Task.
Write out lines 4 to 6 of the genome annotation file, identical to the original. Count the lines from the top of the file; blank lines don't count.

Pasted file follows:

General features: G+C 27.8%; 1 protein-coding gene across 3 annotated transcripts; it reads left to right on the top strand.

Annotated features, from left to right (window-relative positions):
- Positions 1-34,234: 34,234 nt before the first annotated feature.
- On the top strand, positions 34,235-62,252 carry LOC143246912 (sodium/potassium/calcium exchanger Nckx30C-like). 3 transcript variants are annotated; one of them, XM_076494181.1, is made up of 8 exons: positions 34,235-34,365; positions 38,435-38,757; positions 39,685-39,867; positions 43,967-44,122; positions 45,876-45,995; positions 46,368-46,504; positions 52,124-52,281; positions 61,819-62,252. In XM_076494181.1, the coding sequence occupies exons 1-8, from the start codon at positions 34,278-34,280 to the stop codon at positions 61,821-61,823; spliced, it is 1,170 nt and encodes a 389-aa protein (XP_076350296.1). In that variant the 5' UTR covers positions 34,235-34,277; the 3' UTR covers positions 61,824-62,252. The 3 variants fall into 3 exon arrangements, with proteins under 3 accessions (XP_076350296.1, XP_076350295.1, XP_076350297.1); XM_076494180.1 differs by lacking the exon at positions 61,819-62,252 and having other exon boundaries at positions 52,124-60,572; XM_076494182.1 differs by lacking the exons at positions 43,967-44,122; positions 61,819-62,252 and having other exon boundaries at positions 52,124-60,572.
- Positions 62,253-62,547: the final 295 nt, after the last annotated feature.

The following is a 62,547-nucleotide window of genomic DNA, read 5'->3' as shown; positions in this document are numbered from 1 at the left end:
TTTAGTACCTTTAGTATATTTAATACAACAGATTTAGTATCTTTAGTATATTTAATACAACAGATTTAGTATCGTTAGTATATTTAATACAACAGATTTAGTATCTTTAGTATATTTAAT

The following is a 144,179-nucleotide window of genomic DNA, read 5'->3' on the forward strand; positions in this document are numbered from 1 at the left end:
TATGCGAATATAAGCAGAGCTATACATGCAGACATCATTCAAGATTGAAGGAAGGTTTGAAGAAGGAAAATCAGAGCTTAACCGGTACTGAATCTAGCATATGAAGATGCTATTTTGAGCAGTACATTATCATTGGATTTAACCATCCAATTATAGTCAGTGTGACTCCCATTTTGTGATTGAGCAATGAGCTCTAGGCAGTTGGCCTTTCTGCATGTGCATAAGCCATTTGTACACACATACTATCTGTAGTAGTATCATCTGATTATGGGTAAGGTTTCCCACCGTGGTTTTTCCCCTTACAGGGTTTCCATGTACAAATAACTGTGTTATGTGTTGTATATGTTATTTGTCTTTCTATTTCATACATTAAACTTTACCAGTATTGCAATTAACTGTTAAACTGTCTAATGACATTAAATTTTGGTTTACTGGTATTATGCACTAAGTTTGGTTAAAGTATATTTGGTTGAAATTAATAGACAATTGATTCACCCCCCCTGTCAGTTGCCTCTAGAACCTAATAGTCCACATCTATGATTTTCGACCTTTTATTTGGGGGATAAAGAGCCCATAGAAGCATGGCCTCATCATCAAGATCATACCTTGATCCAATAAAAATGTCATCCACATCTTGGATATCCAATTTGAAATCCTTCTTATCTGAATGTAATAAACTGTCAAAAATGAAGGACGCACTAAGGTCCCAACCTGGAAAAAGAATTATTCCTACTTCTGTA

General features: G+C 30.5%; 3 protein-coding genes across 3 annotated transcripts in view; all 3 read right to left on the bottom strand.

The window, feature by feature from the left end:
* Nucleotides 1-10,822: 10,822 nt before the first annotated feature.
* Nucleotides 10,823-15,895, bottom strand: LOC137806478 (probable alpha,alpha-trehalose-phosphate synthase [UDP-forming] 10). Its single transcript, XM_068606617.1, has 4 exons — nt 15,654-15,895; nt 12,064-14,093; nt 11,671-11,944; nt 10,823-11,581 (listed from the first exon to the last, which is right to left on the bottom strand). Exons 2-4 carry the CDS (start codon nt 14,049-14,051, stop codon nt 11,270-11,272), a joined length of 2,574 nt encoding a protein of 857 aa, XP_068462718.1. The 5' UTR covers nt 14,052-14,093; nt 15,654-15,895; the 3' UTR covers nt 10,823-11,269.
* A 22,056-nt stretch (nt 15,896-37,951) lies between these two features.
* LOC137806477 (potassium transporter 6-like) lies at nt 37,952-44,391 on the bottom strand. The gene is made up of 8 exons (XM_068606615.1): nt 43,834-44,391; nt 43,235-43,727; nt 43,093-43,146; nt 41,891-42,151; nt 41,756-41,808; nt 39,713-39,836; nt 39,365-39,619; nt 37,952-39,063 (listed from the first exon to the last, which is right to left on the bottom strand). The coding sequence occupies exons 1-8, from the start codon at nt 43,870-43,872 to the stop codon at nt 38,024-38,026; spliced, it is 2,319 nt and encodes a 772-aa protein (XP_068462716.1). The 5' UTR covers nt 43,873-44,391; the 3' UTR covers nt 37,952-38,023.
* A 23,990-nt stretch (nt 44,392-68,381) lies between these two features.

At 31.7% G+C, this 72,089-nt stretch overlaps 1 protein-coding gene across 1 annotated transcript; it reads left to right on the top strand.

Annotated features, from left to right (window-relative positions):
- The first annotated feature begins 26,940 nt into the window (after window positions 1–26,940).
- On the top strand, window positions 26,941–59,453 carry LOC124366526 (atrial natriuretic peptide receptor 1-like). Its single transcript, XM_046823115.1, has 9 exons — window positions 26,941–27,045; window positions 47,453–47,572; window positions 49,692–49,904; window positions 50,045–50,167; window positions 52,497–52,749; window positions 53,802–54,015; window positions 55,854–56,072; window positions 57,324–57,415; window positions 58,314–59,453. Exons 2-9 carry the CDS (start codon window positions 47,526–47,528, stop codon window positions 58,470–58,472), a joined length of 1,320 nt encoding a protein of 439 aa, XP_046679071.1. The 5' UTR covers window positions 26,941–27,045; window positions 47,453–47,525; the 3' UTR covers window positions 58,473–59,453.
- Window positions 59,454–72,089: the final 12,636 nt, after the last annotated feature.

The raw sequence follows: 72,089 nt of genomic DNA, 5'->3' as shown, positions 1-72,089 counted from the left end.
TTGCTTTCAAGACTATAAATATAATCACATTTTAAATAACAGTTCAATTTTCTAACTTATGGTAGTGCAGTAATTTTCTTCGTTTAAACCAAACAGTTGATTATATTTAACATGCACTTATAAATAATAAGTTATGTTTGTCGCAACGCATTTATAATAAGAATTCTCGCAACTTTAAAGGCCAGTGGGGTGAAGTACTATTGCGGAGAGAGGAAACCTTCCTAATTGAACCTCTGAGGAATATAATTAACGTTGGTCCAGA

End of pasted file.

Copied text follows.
- On the top strand, positions 34,235-62,252 carry LOC143246912 (sodium/potassium/calcium exchanger Nckx30C-like). 3 transcript variants are annotated; one of them, XM_076494181.1, is made up of 8 exons: positions 34,235-34,365; positions 38,435-38,757; positions 39,685-39,867; positions 43,967-44,122; positions 45,876-45,995; positions 46,368-46,504; positions 52,124-52,281; positions 61,819-62,252. In XM_076494181.1, the coding sequence occupies exons 1-8, from the start codon at positions 34,278-34,280 to the stop codon at positions 61,821-61,823; spliced, it is 1,170 nt and encodes a 389-aa protein (XP_076350296.1). In that variant the 5' UTR covers positions 34,235-34,277; the 3' UTR covers positions 61,824-62,252. The 3 variants fall into 3 exon arrangements, with proteins under 3 accessions (XP_076350296.1, XP_076350295.1, XP_076350297.1); XM_076494180.1 differs by lacking the exon at positions 61,819-62,252 and having other exon boundaries at positions 52,124-60,572; XM_076494182.1 differs by lacking the exons at positions 43,967-44,122; positions 61,819-62,252 and having other exon boundaries at positions 52,124-60,572.
- Positions 62,253-62,547: the final 295 nt, after the last annotated feature.

The following is a 62,547-nucleotide window of genomic DNA, read 5'->3' as shown; positions in this document are numbered from 1 at the left end: